Came across this offering, as part of an article I wrote on Canadian pro, one of the best around, Gavin Smith, of Guelph, Ontario, Canada. It offers a nice glimpse into the ups and downs of a tournament, even more interesting considering the event in question was the MAIN EVENT. Enjoy!
2006 WPT Player of the Year
Gavin Smith Highlights from 2012 WSOP Main Event
Here are some of the key hands Gavin was involved in on his way to a very impressive 96th place finish in the 2012 World Championship. We pick up the action, as reported by WSOP.com, starting on Day 4.
Blind on Blind
Gavin Smith in a blind battle with Michael Peesik. Smith bet 26,000 on the turn on a board of 8, 4, 2, 2 and Peesik called. The river came the 5 diamonds and both players checked. Smith tabled pocket Jacks and chipped up by about 100,000.
Bye Bye Baldy
Gavin Smith shows QQ versus Eric Baldwin’s 55. Baldwin, known as ‘basebaldy’ online, has won a couple of bracelets. Baldwin is eliminated and Smith chips up 390,000 to 800,000.
Gavin gets some of Sommerville’s Chips
We just caught a hand over at the secondary feature table involving Gavin Smith and Jason Sommerville. Access is a bit limited, though it appears the pair got all-in after the flop of 9 4 9. Smith tabled K K while Somerville showed J 10 for a flush draw. He missed as the final two cards bricked and Smith doubled up to 1.3 million. Somerville’s sunk to 240,000.
We got to the table to see A.J. Jelelowo all-in and at risk before the flop. Gavin Smith had Jelelowo covered and was ahead with AK vs the 10 9 of his opponent. The flop brought Jelelowo the help he needed as it fell 6 10 8. He survived and Smith has been crippled to 290,000
Gavin Smith open-jammed for his last 326,000 from the hi-jack seat, Bobby Poe re-jammed for 552,000 on the button. The blinds released and the hands were opened; QJ hearts for Smith, A 10 hearts for Poe. A Queen hit the turn and jumped to 660,000 in chips. Poe was left with 226,000.
Webber Kang raised it up to 60,000 in early position and Percy Mahatan made the call. It folded around to Gavin Smith in the small blind. He moved all-in ffo 761,000 total. Kang quickly folded and Mahatan thought for about 15 seconds before sighing and releasing his cards. After the pot, Smith is up to almost a million, sitting on 952,000.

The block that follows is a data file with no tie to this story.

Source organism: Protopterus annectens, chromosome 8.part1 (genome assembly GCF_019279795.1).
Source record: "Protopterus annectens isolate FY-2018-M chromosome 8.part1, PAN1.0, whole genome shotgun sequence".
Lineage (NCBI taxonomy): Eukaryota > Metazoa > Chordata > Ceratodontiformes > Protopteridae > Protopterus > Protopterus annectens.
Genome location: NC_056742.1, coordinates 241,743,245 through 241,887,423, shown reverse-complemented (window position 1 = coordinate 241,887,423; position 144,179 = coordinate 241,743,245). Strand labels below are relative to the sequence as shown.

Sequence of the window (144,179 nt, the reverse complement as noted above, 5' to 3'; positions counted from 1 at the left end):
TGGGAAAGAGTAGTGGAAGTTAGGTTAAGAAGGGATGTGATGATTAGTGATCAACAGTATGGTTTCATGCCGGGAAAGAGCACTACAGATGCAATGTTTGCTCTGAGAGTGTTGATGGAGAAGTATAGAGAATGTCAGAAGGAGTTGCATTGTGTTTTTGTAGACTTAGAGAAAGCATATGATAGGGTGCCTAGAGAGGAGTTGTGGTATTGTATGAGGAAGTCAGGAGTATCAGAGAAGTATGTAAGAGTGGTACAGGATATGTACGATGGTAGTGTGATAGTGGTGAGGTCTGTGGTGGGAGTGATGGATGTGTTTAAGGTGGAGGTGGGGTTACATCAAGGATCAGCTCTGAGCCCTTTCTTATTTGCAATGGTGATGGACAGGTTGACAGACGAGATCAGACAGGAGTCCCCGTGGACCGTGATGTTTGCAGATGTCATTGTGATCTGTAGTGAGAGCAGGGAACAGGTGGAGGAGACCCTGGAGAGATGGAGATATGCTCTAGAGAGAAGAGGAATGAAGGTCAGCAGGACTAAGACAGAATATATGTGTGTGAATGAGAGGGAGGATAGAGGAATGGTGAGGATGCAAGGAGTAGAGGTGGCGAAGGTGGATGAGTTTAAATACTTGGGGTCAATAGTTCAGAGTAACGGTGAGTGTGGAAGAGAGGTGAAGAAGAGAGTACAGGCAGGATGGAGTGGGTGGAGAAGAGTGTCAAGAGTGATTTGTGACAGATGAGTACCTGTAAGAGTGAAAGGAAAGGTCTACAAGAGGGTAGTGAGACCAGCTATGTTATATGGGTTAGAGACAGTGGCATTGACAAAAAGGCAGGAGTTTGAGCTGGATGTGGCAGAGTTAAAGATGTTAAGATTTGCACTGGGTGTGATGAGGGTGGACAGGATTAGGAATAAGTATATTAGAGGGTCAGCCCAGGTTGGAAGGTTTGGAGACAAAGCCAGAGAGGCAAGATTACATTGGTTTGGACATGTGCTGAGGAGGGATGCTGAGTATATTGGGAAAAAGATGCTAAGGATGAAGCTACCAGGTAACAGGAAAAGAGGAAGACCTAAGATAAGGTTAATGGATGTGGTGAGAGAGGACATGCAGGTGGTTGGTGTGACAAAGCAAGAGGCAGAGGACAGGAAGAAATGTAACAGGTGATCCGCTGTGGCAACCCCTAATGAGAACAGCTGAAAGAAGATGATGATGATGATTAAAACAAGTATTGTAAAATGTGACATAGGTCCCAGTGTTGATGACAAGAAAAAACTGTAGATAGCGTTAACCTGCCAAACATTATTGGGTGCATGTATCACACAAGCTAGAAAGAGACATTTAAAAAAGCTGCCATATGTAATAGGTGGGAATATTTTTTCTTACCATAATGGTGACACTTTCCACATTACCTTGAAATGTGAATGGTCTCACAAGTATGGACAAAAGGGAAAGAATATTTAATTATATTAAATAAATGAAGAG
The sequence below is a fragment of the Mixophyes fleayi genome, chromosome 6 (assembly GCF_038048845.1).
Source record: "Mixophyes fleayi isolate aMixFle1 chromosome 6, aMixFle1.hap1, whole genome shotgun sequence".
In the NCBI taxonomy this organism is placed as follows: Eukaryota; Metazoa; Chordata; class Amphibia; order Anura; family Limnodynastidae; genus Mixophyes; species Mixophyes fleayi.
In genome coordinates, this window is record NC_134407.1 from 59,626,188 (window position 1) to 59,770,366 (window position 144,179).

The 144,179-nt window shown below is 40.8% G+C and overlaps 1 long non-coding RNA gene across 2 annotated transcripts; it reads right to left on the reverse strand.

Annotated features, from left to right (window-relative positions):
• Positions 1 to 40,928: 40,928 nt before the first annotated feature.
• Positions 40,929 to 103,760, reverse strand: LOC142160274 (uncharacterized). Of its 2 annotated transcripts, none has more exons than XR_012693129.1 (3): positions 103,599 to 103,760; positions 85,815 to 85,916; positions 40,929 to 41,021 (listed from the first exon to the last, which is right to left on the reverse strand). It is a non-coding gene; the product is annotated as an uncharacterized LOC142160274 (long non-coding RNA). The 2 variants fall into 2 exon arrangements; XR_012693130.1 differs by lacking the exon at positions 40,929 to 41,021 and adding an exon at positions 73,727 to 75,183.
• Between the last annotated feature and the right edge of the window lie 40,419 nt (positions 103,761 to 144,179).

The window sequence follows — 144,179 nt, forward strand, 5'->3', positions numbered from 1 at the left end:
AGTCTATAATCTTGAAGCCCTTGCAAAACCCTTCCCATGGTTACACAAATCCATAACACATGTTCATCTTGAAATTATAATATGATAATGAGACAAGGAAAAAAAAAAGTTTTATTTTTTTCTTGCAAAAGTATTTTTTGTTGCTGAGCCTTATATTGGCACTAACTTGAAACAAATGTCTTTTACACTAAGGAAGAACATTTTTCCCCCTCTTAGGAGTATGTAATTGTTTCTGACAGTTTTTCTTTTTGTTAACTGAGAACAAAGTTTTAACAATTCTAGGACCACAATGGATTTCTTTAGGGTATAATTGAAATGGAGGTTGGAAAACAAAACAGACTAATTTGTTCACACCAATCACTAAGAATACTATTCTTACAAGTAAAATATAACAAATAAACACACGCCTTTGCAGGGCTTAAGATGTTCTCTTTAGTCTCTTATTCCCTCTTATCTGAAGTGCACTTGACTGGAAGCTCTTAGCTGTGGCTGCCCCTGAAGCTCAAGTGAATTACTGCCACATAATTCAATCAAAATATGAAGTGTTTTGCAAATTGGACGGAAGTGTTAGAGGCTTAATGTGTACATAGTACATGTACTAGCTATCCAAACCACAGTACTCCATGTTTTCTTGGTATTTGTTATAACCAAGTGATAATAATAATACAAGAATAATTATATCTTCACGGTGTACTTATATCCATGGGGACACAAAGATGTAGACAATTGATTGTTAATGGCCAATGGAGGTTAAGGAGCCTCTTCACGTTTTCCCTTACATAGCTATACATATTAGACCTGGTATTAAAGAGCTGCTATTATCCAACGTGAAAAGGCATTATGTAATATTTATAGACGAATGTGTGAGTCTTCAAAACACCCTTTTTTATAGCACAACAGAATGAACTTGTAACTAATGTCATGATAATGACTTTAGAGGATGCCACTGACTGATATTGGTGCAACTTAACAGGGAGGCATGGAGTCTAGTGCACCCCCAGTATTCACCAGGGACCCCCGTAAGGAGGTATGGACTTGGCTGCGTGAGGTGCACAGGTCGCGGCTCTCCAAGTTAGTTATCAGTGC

Over at the secondary feature table, action folded around to WSOP bracelet winner Gavin Smith on the button. Smith moved his short stack of 545,000 into the middle, Eric Legoff called from the small blind. Smith was racing for his tournament life with AQ against the pocket Jacks of Legoff. The board ran out and Gavin was forced to settle for an early elimination on Day 6.
96th is a deep run folks. www.highrollerradio.net
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Here is an article I wrote last year about Gavin Smith. Enjoy.
Canadian Gavin Smith Goes Deep in the Main Event
By: Derrick Oliver
It doesn’t happen often, a long deep run into a labyrinth of lethal skill and unsubstantiated luck against adversaries and friends, who at some point, become foes, in one of the biggest sporting events in the world. Making a deep run at a circus known as the World Series of Poker requires a combination of talent and skill, the ability to stay focused when everything around you is a distracting showcase of cocktail waitresses, reporters, fans, masseuses and opponents and a spectacle of the bizarre and sublime. Making a deep run like that? It’s rare, perhaps once in a lifetime. It should be enjoyed and savoured. Gavin Smith has made a few deep runs over the course of his spectacular career. He is used to the limelight but this one was special indeed. This deep run happened at the Main Event.
They call him the Clown Prince of Poker. A future Hall of Famer according to the poker pundits, Gavin Smith boasts a resume that reads like a dream for any aspiring pro; one bracelet at the WSOP, a mixed hold’em event in 2010, a World Poker Tour title, when he bested a large and skillful field to capture the Mirage Poker Showdown, a WPT “Player of the Year’ award, an honour he personally cherishes more than the gold bracelet, and more than $5 million in tournament earnings. Those around him knew there was something different this year, as he entered the 2012 main event of the WSOP there was a sense of expectation.
Gavin has nothing to hang his head about. He outlasted 6,502 others to finish 96th. What Smith accomplished this year is rare and not an easy thing to do. Poker is a game of bluffs, folds, good calls, all-ins, pot calculations, odds calculations, reads, tells and gamesmanship. Your opponents are out to get your chips. You have to navigate through a poker minefield of tough flops, unfortunate turns and ‘cry me a rivers’.